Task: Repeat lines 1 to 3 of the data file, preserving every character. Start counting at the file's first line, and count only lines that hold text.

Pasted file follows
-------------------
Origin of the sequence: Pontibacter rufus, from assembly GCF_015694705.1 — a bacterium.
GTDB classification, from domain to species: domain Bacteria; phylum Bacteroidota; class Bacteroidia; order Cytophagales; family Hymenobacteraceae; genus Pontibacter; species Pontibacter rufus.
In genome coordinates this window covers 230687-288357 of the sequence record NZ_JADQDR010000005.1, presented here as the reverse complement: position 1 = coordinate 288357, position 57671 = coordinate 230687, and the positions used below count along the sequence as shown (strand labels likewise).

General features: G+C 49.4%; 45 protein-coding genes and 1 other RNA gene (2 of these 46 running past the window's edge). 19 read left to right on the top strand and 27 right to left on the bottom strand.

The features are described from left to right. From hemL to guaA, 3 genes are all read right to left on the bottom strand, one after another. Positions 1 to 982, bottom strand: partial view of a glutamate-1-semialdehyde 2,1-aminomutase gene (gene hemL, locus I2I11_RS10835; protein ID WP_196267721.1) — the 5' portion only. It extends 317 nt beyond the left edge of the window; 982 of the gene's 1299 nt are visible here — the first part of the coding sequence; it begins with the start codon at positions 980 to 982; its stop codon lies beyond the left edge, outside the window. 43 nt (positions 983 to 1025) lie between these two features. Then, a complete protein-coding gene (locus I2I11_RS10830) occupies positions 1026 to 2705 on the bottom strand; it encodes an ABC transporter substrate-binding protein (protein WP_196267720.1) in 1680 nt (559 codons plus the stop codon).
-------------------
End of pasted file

Origin of the sequence: Pontibacter rufus, from assembly GCF_015694705.1 — a bacterium.
GTDB classification, from domain to species: domain Bacteria; phylum Bacteroidota; class Bacteroidia; order Cytophagales; family Hymenobacteraceae; genus Pontibacter; species Pontibacter rufus.
In genome coordinates this window covers 230687-288357 of the sequence record NZ_JADQDR010000005.1, presented here as the reverse complement: position 1 = coordinate 288357, position 57671 = coordinate 230687, and the positions used below count along the sequence as shown (strand labels likewise).